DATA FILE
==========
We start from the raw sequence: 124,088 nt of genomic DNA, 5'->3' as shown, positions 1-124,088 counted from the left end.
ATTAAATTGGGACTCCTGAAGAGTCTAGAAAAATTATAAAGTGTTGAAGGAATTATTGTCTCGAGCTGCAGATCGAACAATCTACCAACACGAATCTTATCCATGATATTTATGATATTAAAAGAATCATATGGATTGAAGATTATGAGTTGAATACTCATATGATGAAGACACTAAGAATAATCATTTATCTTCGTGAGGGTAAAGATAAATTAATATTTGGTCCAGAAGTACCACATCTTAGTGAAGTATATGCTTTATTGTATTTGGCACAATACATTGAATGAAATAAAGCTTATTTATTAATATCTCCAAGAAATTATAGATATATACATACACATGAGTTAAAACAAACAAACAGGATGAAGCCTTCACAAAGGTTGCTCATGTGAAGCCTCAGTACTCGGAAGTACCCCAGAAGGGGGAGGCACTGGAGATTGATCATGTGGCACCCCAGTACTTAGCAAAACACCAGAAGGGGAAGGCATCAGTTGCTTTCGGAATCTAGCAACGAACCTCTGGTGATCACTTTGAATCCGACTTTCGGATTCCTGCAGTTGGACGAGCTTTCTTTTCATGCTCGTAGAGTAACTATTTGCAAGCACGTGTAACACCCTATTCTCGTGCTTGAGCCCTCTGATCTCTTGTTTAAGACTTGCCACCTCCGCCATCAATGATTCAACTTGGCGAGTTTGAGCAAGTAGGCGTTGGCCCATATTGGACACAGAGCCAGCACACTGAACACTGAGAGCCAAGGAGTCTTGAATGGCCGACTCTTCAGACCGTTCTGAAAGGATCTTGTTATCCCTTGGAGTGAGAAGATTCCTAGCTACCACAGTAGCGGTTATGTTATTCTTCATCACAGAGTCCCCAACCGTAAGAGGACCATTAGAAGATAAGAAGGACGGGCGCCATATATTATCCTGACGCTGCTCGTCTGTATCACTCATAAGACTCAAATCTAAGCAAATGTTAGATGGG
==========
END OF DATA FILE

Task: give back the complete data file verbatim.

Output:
We start from the raw sequence: 124,088 nt of genomic DNA, 5'->3' as shown, positions 1-124,088 counted from the left end.
ATTAAATTGGGACTCCTGAAGAGTCTAGAAAAATTATAAAGTGTTGAAGGAATTATTGTCTCGAGCTGCAGATCGAACAATCTACCAACACGAATCTTATCCATGATATTTATGATATTAAAAGAATCATATGGATTGAAGATTATGAGTTGAATACTCATATGATGAAGACACTAAGAATAATCATTTATCTTCGTGAGGGTAAAGATAAATTAATATTTGGTCCAGAAGTACCACATCTTAGTGAAGTATATGCTTTATTGTATTTGGCACAATACATTGAATGAAATAAAGCTTATTTATTAATATCTCCAAGAAATTATAGATATATACATACACATGAGTTAAAACAAACAAACAGGATGAAGCCTTCACAAAGGTTGCTCATGTGAAGCCTCAGTACTCGGAAGTACCCCAGAAGGGGGAGGCACTGGAGATTGATCATGTGGCACCCCAGTACTTAGCAAAACACCAGAAGGGGAAGGCATCAGTTGCTTTCGGAATCTAGCAACGAACCTCTGGTGATCACTTTGAATCCGACTTTCGGATTCCTGCAGTTGGACGAGCTTTCTTTTCATGCTCGTAGAGTAACTATTTGCAAGCACGTGTAACACCCTATTCTCGTGCTTGAGCCCTCTGATCTCTTGTTTAAGACTTGCCACCTCCGCCATCAATGATTCAACTTGGCGAGTTTGAGCAAGTAGGCGTTGGCCCATATTGGACACAGAGCCAGCACACTGAACACTGAGAGCCAAGGAGTCTTGAATGGCCGACTCTTCAGACCGTTCTGAAAGGATCTTGTTATCCCTTGGAGTGAGAAGATTCCTAGCTACCACAGTAGCGGTTATGTTATTCTTCATCACAGAGTCCCCAACCGTAAGAGGACCATTAGAAGATAAGAAGGACGGGCGCCATATATTATCCTGACGCTGCTCGTCTGTATCACTCATAAGACTCAAATCTAAGCAAATGTTAGATGGG